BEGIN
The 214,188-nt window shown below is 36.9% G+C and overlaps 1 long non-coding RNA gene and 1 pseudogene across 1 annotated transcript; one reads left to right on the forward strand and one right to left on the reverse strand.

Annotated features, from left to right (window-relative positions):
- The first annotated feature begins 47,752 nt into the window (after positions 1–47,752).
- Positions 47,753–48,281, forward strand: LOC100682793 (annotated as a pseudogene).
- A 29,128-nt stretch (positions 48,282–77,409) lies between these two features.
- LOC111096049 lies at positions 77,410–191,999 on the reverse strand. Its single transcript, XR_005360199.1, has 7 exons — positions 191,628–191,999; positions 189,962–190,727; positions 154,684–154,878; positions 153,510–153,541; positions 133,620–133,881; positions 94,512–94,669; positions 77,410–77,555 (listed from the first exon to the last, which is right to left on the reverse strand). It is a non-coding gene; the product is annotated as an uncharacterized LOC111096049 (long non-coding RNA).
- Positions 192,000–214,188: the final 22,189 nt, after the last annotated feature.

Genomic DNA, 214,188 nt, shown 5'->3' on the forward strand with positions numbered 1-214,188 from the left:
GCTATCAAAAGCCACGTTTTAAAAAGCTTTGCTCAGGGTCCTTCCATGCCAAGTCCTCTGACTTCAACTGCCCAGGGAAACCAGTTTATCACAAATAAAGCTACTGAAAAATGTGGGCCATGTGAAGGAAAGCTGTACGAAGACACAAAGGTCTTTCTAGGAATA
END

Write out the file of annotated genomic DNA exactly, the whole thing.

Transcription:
The 214,188-nt window shown below is 36.9% G+C and overlaps 1 long non-coding RNA gene and 1 pseudogene across 1 annotated transcript; one reads left to right on the forward strand and one right to left on the reverse strand.

Annotated features, from left to right (window-relative positions):
- The first annotated feature begins 47,752 nt into the window (after positions 1–47,752).
- Positions 47,753–48,281, forward strand: LOC100682793 (annotated as a pseudogene).
- A 29,128-nt stretch (positions 48,282–77,409) lies between these two features.
- LOC111096049 lies at positions 77,410–191,999 on the reverse strand. Its single transcript, XR_005360199.1, has 7 exons — positions 191,628–191,999; positions 189,962–190,727; positions 154,684–154,878; positions 153,510–153,541; positions 133,620–133,881; positions 94,512–94,669; positions 77,410–77,555 (listed from the first exon to the last, which is right to left on the reverse strand). It is a non-coding gene; the product is annotated as an uncharacterized LOC111096049 (long non-coding RNA).
- Positions 192,000–214,188: the final 22,189 nt, after the last annotated feature.

Genomic DNA, 214,188 nt, shown 5'->3' on the forward strand with positions numbered 1-214,188 from the left:
GCTATCAAAAGCCACGTTTTAAAAAGCTTTGCTCAGGGTCCTTCCATGCCAAGTCCTCTGACTTCAACTGCCCAGGGAAACCAGTTTATCACAAATAAAGCTACTGAAAAATGTGGGCCATGTGAAGGAAAGCTGTACGAAGACACAAAGGTCTTTCTAGGAATA